Bob McNair, the man who returned professional football to Houston, has dubbed his new team the Texans. Forgive us if we don't immediately share the jingoistic joy of the moniker. Last time we looked, much of the city had little to do with Texas (aside from obvious geography): Haven't seen too many folks in the Vietnamese, Chinese, Korean and Pakistani communities (to name but four) opening Texas barbecue joints or installing mechanical bulls in their dim sum or pho restaurants. Given the city's lust for bland Midtown condos, publicly financed stadia, downtown water parks and planned communities, we suggest that the Developers would be a far more accurate and fair nickname. Development, after all, knows no racial or ethnic boundaries. These promoters of "progress" have blithely affected almost everyone: African-Americans, Asians, Mexicans, Anglos -- hell, even the homeless. Considering sports teams are usually beloved by all socioeconomic levels of a community, the Houston Developers, if they happen to win the Super Bowl, could do more for the spirits of the displaced and disadvantaged than 10,000 new downtown lofts.
Wait a minute, that's not just "Robertson Stadium," that's "John O'Quinn Field at Robertson Stadium." A lengthy name like that is what happens when a big-bucks alumnus donates $6 million to improve a facility that's named after a former UH regent. The public-relations people at UH would like you to call the place "The Mighty Quinn," but that seems a bit contrived. At any rate, the $6 million gift has resulted in new life for the 59-year-old stadium. The track that circled the football field is gone, and the field was lowered by nine feet so more seats could be added; permanent bleachers have been built in the end zones; and there's lots of new paint and landscaping. The place is far from luxurious, but it does offer a nostalgic feel for football games in the days before luxury boxes and carpeted stadium hallways. The skyline of Houston offers a dramatic backdrop to the game, and when the sun goes down and the temperature drops, the setting can be quite enjoyable.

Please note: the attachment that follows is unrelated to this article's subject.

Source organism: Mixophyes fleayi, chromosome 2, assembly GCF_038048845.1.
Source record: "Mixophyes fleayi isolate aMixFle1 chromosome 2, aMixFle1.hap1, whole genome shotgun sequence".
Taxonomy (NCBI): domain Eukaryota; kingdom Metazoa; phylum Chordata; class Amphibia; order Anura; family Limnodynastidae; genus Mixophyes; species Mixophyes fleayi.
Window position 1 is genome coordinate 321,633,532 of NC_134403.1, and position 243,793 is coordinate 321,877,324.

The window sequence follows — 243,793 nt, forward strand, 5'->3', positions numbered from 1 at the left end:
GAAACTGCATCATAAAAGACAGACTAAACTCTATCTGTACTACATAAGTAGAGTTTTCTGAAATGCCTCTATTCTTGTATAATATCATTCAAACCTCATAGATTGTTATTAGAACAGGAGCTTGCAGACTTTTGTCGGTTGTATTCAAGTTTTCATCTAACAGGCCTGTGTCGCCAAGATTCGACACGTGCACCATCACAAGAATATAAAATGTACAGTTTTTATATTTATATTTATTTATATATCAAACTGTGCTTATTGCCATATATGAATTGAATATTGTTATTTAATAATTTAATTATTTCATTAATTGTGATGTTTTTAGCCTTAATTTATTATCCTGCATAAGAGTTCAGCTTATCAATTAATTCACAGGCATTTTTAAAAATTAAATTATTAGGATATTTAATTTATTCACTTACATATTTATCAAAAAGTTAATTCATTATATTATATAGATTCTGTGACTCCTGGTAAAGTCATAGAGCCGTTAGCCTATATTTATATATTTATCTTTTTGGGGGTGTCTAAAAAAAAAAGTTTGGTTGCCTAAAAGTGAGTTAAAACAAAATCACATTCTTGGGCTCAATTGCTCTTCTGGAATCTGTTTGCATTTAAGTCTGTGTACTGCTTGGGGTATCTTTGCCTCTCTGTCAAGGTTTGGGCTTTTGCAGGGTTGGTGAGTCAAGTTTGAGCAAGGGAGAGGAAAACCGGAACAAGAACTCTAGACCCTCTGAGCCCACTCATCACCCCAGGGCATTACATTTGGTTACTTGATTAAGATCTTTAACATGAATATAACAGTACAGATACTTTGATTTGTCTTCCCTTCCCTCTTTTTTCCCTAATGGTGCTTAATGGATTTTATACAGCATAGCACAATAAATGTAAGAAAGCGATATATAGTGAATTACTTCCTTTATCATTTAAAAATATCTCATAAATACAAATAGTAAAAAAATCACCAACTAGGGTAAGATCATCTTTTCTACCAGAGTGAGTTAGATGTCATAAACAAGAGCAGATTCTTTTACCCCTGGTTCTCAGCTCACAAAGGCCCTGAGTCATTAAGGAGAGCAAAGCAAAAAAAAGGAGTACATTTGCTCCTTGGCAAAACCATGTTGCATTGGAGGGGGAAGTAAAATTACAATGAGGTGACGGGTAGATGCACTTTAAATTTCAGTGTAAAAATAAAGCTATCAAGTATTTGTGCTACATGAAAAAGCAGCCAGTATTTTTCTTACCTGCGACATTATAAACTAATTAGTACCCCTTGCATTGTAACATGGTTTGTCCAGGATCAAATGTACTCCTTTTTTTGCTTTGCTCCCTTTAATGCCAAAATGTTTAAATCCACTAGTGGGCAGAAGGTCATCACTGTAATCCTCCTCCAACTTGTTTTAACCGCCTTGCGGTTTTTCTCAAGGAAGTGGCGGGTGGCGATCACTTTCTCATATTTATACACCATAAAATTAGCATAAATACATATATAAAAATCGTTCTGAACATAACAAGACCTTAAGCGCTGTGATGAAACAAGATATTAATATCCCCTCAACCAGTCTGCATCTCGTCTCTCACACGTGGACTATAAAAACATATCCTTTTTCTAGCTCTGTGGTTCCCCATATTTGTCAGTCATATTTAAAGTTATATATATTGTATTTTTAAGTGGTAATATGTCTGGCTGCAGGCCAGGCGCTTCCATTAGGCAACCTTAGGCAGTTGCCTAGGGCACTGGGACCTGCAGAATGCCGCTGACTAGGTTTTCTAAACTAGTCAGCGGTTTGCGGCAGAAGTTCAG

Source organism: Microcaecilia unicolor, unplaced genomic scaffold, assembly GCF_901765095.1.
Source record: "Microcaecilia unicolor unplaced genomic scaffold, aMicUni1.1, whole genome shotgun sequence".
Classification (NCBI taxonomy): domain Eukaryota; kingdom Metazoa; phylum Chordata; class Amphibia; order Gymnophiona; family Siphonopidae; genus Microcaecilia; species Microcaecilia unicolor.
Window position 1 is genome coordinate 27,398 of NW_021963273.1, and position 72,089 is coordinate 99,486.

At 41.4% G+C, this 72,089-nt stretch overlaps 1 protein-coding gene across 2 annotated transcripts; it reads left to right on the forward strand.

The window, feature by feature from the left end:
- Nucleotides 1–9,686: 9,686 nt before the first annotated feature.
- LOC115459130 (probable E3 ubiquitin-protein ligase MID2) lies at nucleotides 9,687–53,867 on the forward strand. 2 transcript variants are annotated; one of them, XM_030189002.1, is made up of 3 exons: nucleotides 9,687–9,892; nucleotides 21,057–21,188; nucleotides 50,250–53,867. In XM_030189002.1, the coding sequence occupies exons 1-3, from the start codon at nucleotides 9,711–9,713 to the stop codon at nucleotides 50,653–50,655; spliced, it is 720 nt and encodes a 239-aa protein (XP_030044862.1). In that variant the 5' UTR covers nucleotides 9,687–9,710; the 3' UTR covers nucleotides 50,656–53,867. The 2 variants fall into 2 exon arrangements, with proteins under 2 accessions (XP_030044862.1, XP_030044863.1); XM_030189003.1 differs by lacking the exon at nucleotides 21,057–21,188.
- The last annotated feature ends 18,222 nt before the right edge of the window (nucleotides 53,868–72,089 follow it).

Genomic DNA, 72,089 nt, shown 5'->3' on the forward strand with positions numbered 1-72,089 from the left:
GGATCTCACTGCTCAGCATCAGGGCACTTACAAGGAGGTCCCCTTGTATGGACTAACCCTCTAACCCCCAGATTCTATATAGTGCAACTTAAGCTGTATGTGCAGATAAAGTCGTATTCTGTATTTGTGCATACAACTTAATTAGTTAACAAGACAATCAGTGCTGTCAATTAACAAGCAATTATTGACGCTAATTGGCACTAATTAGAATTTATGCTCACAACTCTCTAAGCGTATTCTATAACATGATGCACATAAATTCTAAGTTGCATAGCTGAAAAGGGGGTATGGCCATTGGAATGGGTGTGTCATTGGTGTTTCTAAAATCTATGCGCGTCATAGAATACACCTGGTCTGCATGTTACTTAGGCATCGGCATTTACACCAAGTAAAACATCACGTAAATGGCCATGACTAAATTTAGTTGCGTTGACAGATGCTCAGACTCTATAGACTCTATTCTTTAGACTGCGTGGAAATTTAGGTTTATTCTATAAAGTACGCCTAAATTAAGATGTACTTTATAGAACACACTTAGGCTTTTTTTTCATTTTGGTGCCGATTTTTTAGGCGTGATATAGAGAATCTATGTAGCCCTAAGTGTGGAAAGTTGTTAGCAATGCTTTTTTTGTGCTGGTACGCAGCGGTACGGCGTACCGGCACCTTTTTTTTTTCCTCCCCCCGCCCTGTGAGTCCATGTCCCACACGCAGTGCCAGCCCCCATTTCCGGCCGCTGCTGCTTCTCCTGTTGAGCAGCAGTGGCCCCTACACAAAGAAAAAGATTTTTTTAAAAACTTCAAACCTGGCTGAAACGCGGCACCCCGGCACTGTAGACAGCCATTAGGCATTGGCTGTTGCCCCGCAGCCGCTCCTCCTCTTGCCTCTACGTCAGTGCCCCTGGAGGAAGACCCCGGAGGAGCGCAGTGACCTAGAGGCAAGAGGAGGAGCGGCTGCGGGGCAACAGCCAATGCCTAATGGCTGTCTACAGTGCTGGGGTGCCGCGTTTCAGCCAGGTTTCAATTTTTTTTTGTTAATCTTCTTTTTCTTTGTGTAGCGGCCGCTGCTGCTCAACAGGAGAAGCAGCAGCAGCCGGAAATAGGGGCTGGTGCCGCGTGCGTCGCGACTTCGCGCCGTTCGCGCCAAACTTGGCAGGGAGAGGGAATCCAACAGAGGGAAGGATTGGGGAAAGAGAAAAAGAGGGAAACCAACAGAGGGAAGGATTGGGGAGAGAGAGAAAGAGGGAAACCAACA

Wait a minute, that's not just "Robertson Stadium," that's "John O'Quinn Field at Robertson Stadium." A lengthy name like that is what happens when a big-bucks alumnus donates $6 million to improve a facility that's named after a former UH regent. The public-relations people at UH would like you to call the place "The Mighty Quinn," but that seems a bit contrived. At any rate, the $6 million gift has resulted in new life for the 59-year-old stadium. The track that circled the football field is gone, and the field was lowered by nine feet so more seats could be added; permanent bleachers have been built in the end zones; and there's lots of new paint and landscaping. The place is far from luxurious, but it does offer a nostalgic feel for football games in the days before luxury boxes and carpeted stadium hallways. The skyline of Houston offers a dramatic backdrop to the game, and when the sun goes down and the temperature drops, the setting can be quite enjoyable.